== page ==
Even in China, where the recovery is now well underway, there is room for some caution. GDP rose a larger than expected 11.5% q/q in the second quarter and regained all of its decline the previous quarter. However, the bounce back is being led by manufacturing and public sector investment, and the recovery in retail sales is proving much more hesitant.
China is not just a focus of attention at the moment because its economy is leading the global upturn but because of the increasing tensions with Hong Kong, the US and UK. UK telecoms companies have now been banned from using Huawei’s 5G equipment in the future and the US is talking of imposing restrictions on Tik Tok, the Chinese social media platform. While this escalation is not as yet a major problem, it is a potential source of market volatility and another, albeit as yet relatively small, unwelcome drag on the global economy.
Government support will be critical over coming months and longer if the global recovery is to be sustained. This week will be crucial in this respect for Europe and the US. The EU, at the time of writing, is still engaged in a marathon four-day summit, trying to reach an agreement on an economic recovery fund. As is almost always the case, a messy compromise will probably end up being hammered out.
An agreement will be positive but the difficulty in reaching it does highlight the underlying tensions in the EU which have far from gone away with the departure of the UK. Meanwhile in the US, the Democrats and Republicans will this week be engaged in their own battle over extending the government support schemes which would otherwise come to an end this month.
Most of these tensions and uncertainties are not going away any time soon. Markets face a choppy period over the summer and autumn with equities remaining at risk of a correction.
European trading firms begin coming to terms with the new normal
By Terry Ewin, Vice President EMEA, IPC
In recent weeks, the phrase ‘never let a good crisis go to waste’ has received a large amount of usage. Management consultancies, industry associations and organisations, including the Organisation for Economic Co-operation and Development (OECD) have all used it in order to discuss how the current crisis, caused by the Coronavirus pandemic, presents an opportunity for new and worthwhile change.
The saying is also commonly used to indicate that the destruction and damage that is caused by a crisis gives organisations the chance to rebuild, and to do things that would not have previously been possible. This has the potential to impact financial trading firms, where projects that this time last year would not have made much sense now appearing to be as clear as day. In Europe, banks and brokers alike are beginning to think about what life will look like post-pandemic, and how their technology strategies may need changing.
We can think of three distinct phases when it comes to a crisis. Firstly, there is the emergency phase. This is followed by the transition period before we come to the post-crisis period.
Starting with the emergency phases, this is when firms are in critical crisis management mode. Plans are activated to ensure business continuity, and banks and brokers work to ensure critical functions can still take place so as to continue servicing their clients. With regards to the current crisis period, both large and small European banks and brokers were able to handle this phase relatively well, partly due to the fact that communications technology has reached the point where productive Work From Home (WFH) strategies are in place. For example, cloud-connectivity, in addition to the use of soft turrets for trading, has enabled traders from across the continent to keep working throughout lockdown. From our work with clients, we know that they were able to make a relatively smooth transition to WFH operations.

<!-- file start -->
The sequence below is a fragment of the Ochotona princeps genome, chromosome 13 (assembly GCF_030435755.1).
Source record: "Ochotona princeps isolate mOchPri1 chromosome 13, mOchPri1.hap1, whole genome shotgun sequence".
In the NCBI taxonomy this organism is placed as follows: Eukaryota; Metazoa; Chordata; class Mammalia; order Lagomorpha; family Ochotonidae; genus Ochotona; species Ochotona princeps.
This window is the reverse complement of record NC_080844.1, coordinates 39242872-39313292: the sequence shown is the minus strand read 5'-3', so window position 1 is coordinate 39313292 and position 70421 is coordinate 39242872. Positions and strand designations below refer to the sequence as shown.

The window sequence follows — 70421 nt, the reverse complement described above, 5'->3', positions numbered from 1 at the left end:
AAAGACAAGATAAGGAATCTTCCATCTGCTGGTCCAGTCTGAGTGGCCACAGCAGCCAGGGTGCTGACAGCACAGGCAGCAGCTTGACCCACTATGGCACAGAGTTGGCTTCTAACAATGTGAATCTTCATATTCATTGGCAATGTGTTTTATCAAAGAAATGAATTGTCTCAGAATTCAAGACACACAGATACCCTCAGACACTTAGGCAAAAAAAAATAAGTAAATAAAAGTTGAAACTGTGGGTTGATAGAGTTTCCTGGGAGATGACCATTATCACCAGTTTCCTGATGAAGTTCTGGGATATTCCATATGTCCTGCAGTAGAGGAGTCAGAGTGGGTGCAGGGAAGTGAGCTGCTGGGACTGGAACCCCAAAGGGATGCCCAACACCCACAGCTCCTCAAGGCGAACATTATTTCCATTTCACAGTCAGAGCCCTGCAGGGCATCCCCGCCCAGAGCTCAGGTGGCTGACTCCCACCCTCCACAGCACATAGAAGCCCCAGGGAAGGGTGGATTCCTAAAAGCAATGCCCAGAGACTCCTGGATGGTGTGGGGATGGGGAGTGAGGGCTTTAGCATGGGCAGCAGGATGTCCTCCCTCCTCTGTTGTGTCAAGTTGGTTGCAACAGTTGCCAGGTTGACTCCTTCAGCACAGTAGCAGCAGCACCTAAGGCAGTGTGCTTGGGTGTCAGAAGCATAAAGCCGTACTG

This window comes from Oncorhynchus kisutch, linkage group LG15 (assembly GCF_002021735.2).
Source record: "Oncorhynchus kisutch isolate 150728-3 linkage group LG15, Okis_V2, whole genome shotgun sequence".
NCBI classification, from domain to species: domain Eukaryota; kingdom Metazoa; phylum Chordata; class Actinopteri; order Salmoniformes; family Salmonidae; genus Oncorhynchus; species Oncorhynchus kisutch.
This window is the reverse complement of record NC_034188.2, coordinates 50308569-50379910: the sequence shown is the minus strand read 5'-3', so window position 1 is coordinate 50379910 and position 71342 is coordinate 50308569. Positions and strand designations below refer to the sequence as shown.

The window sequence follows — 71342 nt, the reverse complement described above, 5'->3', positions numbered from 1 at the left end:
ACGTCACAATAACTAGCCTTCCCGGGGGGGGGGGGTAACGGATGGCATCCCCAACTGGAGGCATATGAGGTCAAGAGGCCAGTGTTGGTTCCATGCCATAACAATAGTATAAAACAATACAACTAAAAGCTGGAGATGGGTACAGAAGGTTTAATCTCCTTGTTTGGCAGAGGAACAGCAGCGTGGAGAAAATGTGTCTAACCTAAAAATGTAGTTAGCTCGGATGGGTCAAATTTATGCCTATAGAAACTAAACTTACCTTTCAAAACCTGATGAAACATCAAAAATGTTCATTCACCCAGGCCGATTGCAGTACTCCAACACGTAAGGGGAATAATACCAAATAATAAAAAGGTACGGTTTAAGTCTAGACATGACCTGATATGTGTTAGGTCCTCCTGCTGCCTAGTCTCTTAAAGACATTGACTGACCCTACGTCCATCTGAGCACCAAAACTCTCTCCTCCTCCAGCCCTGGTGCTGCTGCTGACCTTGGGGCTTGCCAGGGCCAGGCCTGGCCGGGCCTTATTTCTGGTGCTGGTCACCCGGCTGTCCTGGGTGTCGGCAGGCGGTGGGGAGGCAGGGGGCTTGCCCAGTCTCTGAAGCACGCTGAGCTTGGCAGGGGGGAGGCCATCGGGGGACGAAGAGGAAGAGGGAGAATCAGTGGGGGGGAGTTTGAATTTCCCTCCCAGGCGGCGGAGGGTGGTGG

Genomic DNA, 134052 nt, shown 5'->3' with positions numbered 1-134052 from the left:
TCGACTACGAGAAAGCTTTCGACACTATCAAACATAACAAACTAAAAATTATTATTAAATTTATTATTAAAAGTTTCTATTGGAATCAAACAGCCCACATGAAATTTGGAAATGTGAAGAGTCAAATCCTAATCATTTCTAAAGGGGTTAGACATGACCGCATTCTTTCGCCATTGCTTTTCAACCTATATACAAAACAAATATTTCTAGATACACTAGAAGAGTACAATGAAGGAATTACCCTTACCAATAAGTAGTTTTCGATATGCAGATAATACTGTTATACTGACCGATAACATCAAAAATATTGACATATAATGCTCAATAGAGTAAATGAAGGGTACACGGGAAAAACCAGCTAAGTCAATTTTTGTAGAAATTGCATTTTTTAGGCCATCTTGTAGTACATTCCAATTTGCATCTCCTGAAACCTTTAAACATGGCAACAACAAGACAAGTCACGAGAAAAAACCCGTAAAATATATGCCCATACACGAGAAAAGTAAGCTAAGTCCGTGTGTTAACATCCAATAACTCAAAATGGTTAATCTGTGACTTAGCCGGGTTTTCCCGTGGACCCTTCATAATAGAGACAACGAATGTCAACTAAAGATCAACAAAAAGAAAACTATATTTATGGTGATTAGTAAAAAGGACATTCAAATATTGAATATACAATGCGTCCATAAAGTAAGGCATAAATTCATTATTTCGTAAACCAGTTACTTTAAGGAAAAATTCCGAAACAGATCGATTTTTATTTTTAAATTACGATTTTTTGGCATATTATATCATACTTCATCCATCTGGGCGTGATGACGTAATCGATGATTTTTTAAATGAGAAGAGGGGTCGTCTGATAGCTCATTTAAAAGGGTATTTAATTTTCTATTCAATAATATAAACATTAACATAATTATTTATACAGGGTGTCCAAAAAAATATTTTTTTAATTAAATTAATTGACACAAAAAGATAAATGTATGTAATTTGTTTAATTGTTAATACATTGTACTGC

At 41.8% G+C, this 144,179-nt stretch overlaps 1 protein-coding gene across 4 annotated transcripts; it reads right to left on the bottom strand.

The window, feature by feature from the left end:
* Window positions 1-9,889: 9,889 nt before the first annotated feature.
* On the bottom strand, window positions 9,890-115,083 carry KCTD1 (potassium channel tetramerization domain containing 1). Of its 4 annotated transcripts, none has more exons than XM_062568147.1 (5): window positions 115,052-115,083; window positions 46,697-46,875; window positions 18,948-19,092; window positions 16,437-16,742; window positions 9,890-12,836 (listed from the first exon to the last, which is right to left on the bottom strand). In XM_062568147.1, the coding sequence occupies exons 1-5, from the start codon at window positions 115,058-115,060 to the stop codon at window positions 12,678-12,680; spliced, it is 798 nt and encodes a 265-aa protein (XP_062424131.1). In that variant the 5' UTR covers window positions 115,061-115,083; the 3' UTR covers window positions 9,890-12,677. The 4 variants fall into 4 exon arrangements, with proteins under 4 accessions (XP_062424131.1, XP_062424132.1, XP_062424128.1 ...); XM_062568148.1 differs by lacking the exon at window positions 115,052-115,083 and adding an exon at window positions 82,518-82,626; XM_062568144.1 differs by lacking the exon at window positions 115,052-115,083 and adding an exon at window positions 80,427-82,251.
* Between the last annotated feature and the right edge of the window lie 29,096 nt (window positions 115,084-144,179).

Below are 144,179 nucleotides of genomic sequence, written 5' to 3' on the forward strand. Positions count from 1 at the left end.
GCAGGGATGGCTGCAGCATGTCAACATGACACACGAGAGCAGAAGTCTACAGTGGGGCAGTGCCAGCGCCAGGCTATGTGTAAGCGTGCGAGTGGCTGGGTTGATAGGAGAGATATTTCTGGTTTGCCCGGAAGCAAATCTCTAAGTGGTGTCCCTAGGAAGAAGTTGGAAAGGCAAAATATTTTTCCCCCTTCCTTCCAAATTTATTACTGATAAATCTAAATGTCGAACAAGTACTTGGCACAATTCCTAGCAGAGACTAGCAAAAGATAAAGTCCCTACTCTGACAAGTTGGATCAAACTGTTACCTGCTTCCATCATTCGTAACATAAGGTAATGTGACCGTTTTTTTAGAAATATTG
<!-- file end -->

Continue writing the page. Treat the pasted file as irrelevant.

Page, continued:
In relation to the current coronavirus crisis, we are in the second phase – the transition period. This is the stage when financial companies begin figuring out how best to manage the worst effects of the ongoing crisis, whilst planning longer-term changes for a post-crisis world. One thing to note with this phase, is that no one knows how long it will last. There is still so much we don’t know about this virus. As such, this has an impact on when it will be safe for businesses to operate in a similar way to how they were run in a pre-pandemic world. But with restrictions across Europe starting to be eased, there is an expectation that companies will start to slowly work their way towards more on-site trading. For example, banks are starting to look at hybrid operations, whereby traders come in a couple of times a week, and WFH for the rest of the week. This will result in fewer people in the office building, which makes it easier to practise social distancing. It also means that there is a continued reliance on the technology that enables people to WFH effectively.
Finally, we have the post-crisis period. In terms of the current crisis, this stage is very unlikely to occur until a vaccine has been developed and distributed to the masses. Although COVID-19 has caused mass economic disruption, many analysts are predicting a strong rebound once the medical pieces of the puzzles are put into place. It may not be entirely V-shaped, but the resiliency displayed by the financial markets thus far suggests that it will be healthy.